On that same theme – the most common insult I see hurled around is the word lazy. Dude – we all have different priorities and schedules and we are all just trying to do our best.

 

Some of the hills I’m going to die upon. OK – the top three hills.

 

Take your horse’s temperature and check his vitals and digital pulses daily.

 

Stop trying to fix your horse’s medical stuff on the internet – call your Vet. This is especially true when it comes to hoof issues – these simply can’t wait. And, your Farrier, as qualified and competent as he/she is, can’t diagnose a hoof problem or give your horse meds and a treatment plan. It pains me to even think about how many horses suffer with crippling laminitis before the Vet is called.

 

 

To me, grooming is not about shine, braids, and the latest lotion or potion. It’s about using the time with your horse to groom his HEALTH. The shiny, happy horse is a bonus.

 

migs in the arena wearing a black halter looking at the trees

My dirt magnet, Migs. He’s the one that really taught me about grooming for health – he’s GP and sound and still likes to buck at age 29. I also learned that putting down the harsh detergents was the best thing I could have ever done for his skin and coat. Stains don’t stick at all if your horse is oily enough.

 

 

Other random things about me that are not super important and yet, might explain a few things.

 

pubmed.gov is a fantastic place to do some casual reading. It’s one of my favorites.

 

I used to DESPISE hiking until we moved to the east coast, where I fell in love with it. I even do urban hikes around my town (with backpack and all!) to exercise and train for the big hikes. Climbing mountains makes me cuss, but the payoff at the top is worth it.

 

I have a GP horse, Migs, that I have never shown. Shows make me tangled up inside. YUCK. Sidelines for me, anytime!

 

I’m also a yoga teacher. Having a battered body from four decades with horses distinctly shaped my yoga philosophy – don’t focus on goals, flexibility, or what you look like. Focus on strength and mobility and what it feels like. I’ve also been told by my students that I’m wickedly tough and the workouts are insane, but they keep coming back. They say they like my playlists, but I think they like to sweat, too.

 

Most of best friends don’t know anything about horses. I am constantly blowing their minds (or making their eyes roll) with “fun facts”.

 

I hate being cold, and I will only tolerate two states of being – warm and dry, or pouring sweat all over. Anything in between is unacceptable.

 

I’m only ever truly home in the water. The mountains come close, but water is my sanctuary. I have a short list of sharks that I have been swimming with. I also have a long list of sharks and other sea creatures that I must see in person.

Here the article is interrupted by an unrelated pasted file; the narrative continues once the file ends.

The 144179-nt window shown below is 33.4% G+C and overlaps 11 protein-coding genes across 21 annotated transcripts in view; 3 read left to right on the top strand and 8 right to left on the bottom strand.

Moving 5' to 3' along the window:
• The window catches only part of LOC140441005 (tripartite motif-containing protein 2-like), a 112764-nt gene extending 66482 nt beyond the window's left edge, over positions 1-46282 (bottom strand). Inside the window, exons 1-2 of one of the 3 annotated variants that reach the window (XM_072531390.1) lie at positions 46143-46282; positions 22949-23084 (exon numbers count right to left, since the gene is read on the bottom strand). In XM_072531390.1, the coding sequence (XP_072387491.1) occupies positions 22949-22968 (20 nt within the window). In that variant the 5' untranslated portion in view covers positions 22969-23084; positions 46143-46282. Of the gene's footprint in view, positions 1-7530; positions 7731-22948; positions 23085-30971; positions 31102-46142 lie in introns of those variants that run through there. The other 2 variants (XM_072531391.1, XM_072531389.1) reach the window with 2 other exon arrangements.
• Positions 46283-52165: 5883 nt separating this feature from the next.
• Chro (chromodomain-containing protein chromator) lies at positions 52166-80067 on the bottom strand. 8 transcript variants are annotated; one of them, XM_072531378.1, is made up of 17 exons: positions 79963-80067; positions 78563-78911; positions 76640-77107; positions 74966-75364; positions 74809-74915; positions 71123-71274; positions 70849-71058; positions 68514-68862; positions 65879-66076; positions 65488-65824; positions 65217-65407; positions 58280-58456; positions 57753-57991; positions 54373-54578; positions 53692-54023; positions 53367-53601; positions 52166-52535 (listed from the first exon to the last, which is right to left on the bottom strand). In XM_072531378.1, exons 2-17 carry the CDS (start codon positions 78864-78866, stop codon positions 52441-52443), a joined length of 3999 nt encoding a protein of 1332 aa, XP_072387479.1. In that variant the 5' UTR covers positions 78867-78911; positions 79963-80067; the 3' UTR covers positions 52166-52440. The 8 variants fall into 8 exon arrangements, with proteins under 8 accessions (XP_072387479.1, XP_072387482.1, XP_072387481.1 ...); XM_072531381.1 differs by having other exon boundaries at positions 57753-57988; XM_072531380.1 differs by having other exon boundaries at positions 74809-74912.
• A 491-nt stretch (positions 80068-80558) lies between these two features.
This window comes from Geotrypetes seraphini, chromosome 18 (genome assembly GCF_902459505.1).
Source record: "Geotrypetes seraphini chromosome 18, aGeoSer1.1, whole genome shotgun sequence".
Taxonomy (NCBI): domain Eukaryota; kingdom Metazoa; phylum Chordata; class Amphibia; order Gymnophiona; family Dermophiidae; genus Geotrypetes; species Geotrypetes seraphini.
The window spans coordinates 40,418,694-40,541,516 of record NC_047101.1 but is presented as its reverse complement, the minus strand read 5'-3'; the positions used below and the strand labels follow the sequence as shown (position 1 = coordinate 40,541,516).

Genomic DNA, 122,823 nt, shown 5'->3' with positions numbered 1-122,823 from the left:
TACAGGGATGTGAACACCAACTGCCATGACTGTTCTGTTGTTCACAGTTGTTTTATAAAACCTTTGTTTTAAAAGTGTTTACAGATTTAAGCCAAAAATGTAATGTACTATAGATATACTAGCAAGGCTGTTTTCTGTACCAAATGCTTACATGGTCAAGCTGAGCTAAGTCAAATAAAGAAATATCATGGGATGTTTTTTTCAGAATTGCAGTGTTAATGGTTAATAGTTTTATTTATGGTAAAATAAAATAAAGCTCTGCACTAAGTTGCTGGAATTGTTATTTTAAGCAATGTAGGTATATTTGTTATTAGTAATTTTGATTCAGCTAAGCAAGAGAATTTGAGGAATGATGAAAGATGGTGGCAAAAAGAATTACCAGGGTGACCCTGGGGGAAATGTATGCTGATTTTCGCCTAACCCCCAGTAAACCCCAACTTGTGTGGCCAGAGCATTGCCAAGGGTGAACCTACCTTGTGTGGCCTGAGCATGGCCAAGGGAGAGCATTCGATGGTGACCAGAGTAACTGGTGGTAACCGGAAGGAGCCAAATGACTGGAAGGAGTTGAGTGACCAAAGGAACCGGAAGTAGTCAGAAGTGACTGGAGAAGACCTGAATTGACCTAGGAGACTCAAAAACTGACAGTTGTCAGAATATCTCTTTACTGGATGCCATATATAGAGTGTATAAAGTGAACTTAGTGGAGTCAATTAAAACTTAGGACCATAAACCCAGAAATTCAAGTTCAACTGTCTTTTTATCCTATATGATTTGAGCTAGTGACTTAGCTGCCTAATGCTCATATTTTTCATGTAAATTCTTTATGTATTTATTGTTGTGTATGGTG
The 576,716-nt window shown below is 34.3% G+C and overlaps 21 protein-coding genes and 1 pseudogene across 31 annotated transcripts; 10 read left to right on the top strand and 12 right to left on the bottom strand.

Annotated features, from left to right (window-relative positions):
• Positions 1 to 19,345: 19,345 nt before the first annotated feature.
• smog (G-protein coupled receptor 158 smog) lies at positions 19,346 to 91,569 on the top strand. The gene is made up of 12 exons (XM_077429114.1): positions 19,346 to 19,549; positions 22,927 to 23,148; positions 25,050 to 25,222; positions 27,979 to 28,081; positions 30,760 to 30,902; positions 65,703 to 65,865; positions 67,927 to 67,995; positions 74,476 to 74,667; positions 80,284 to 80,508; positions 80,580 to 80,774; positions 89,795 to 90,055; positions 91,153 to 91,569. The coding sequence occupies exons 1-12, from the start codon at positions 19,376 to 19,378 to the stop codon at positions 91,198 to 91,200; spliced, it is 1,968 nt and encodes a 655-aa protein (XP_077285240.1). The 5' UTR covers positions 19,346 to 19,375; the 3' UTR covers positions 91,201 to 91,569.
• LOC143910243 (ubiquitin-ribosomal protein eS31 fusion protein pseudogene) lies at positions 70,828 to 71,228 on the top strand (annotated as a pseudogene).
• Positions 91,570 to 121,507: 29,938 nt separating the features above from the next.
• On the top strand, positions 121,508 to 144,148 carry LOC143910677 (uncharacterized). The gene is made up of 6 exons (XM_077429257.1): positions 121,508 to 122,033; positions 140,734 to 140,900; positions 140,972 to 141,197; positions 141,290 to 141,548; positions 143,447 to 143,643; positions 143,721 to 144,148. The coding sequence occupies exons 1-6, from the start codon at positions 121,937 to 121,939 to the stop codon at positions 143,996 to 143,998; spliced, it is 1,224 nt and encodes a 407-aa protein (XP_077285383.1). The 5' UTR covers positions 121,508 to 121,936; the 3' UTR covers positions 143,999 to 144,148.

I have two cats. Here is the other one.

 

black and silver cat face with white nose stripe

This is Baby Cat. His technical name is Zips, but we got him as a wee kitten and I’ve called him Baby Cat since. See about my animal naming problem?

 

 

My wildest fantasy is to go back to school and get a doctorate degree.

 

I also want to spend as much time as possible in National Parks. I have a few checked off in the US, and a few checked off in other countries.

 

I have another blog that I started a few months ago, First Order Gin. This particular adult libation is my favorite, and it’s nice to have a side hustle. In addition to the yoga teaching. And this job. If you ever hear me say the words “adult water”, I’m actually talking about gin. It’s divine.

 

I believe it’s just as important to know how to drive a stick shift as it is to properly ride a shoulder-in. For real.

 

I never want to be the person that snap-judges something, I strive to make my responses based on curiosity and the desire to learn. Except for celery. Like really – it’s basically watery dental floss, and I will judge the hell out of it.

 

The parts of my job that I love!

 

Making podcasts, in-person clinics at farms, and going to big horse shows and trade shows to represent the companies that help me stay afloat.

 

The parts of my job that I don’t love!

 

Editing podcasts (ugh, my voice…), making videos (ugh, my voice), and instagram.

 

 

How you can help me keep this ship upright.

 

 

There is no way for me to survive without actual eyeballs and finger clicks on my website. That’s the gist of things. My sponsors need your support too, without it, they can’t help me.

 

If you love to online shop, I keep a list of things that I personally use or have used that I love in my Amazon shop. Full disclosure, as an Amazon Associate, I earn from qualifying purchases, and this is ZIPPO extra charge to you.

 

I also appreciate any time that you can listen in, watch a video, or make a comment on a social. This does a few things – I learn what you are interested in, so I can make more of whatever that is. I also learn new ideas and techniques and hacks that I can then share and pass along.

 

One more thing… this is not technically the 900th article. It’s more like the 892nd, because I was on a tear with articles about laminitis and worms and flies and I just needed to break things up. Sorry for the fib.

 

 

And also, I can absolutely tell who hasn’t read the article or watched the whole video when they comment on a post.

 

 

Thanks for tuning in! I appreciate all of your support.